One of the first questions most people have when they embark on an online business is how to create a sales funnel. There are tons of courses out there on how to develop funnels, but sometimes when you’re just starting out, you don’t have money to invest in, and then there’s always the question of is the person teaching this an expert or a wannabe? Rather than spending a lot of money today, let’s just break it down and start with the basics and start by explaining what a sales funnel is, what it’s used for, and how it helps your business.
A sales funnel is a way of moving a prospect or lead through the sales process until they become a paying customer. It’s that simple. You get a lead and then you need to do something with them to hopefully turn them into a customer someday so that your business can grow.
In a traditional marketing sales funnel we have four steps, they are
An online sales funnel is similar but often explained very different within the online marketing world. In online marketing a sales funnel is often described as the process of getting the lead into your funnel, nurturing them, and then turning them into customers. They are less likely to talk about the stages of the funnel the way we do in traditional marketing. The difference can be for several reasons but I suspect it’s due to the fact a number of the people in online marketing don’t have formal education in Marketing and because of that may not have been exposed to the other funnel.
We use a traditional sales funnel to ensure that we have content that addresses a customer's needs at every step of the process.
Awareness – a person in this stage knows they need something, but they may not yet know that you offer the product. They may not be aware you’re an option for their needs. They’re probably doing research and are not ready to make a decision. Someone at this stage is a long-term prospect, they’re going to need a lot more information before they convert.
Interest – someone at this stage is aware of what they need, and they’re interested in what you offer. The potential customer is wondering if you might be an option to help them solve their issue. At this stage, they want to know a bit more about you and what you offer and how you can help them. They’re still going to take a while to get to decision stage because they’ll have many questions to ask.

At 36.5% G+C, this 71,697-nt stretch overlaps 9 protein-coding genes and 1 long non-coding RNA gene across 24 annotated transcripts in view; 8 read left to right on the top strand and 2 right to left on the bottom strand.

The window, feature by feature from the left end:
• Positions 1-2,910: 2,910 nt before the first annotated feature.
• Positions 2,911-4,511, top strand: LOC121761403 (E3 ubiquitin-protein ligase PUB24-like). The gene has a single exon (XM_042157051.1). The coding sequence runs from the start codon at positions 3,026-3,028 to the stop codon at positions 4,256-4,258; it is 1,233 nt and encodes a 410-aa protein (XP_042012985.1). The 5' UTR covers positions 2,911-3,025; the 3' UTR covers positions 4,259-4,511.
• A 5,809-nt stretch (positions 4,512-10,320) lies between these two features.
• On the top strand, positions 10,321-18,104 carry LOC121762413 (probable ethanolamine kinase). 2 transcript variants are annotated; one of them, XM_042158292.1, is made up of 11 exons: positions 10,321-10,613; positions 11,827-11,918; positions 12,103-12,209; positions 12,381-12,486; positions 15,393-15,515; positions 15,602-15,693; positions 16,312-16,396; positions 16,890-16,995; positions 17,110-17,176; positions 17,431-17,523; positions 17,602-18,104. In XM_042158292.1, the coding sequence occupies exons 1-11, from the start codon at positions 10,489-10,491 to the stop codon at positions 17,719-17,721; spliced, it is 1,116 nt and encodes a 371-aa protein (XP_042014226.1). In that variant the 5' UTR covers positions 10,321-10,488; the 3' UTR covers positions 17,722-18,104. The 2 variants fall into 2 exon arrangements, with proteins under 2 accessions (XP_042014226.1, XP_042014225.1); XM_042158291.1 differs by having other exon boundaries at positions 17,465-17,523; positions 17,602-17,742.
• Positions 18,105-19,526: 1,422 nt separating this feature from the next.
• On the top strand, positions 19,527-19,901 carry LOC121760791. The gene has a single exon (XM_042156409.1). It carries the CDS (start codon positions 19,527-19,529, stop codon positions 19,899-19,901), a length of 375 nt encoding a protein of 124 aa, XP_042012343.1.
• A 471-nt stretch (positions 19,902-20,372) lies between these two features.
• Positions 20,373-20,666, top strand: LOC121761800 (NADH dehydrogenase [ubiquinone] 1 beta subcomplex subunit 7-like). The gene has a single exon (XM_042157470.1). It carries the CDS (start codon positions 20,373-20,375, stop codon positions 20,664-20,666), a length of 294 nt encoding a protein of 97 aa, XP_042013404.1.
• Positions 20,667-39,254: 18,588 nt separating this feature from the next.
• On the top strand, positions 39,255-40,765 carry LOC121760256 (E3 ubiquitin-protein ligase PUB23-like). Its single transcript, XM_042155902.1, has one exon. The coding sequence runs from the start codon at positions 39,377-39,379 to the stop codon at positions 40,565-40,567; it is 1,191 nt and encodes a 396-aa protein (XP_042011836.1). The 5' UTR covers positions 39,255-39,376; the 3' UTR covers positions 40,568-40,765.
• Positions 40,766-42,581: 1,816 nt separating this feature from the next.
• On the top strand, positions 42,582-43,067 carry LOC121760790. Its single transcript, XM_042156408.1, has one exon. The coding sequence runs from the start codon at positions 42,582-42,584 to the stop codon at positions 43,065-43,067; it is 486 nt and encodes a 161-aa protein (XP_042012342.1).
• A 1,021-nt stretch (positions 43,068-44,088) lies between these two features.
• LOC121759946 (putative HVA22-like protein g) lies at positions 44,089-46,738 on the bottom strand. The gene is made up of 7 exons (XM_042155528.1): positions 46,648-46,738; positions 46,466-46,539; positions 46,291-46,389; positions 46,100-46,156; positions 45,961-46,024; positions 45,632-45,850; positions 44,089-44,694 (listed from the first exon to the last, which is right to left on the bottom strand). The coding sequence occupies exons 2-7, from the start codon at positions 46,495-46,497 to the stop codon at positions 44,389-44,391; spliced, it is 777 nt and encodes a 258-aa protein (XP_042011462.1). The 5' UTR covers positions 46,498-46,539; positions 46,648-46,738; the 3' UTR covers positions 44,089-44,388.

Consideration- someone in the consideration stage is close to making a decision to hire someone or buy a product. The potential customer is interested in ratings and reviews, they want to see testimonials and understand how your business operates. They will want to know how one option compares to another. They’re close to making a decision.
Decision – when a prospect gets to the decision stage they’re ready to purchase. The potential customer may move forward today, or they may be waiting for a coupon or special offer to commit. This person is prepared to move forward when the time is right.
People move through the stages of the sales funnel at different paces depending on what they’re looking for, how much it costs, and their own background or decision-making process. Someone can move from awareness to decision in a few days while another prospect may take months or years to turn into a sale.
Having a sales funnel in place helps ensure you’re nurturing your leads so that as they are able to get answers to their questions and move from one stage to the next at their pace. You can have the content on your website, it can be in blog posts, you can use social media to share it, you can email them specific information each week. Whatever you do, you stay in touch with them and address their needs. A sales funnel ties to the know, like, trust factors that many online entrepreneurs teach.
Someone has to know you (Awareness) before they can like you (Interest & Consideration) and ultimately trust you (Decision) enough to take action.
We’ll address how to create a sales funnel in an upcoming post. For now, start thinking about the questions you get asked on a regular basis and break them down into the stages of the funnel. What does someone need to know to decide if you’re an option for them? What will they want to know about your offering vs. the competition? Are there things that set you apart? What questions do people ask you when they’re considering buying your product or hiring you for a service?
I’m working on a Marketing 101 course for small business owners now. If you’d be interested in learning how to market your business within your community (online or offline) join our marketing group for small business owners and entrepreneurs and you’ll be the first to know when it’s ready.
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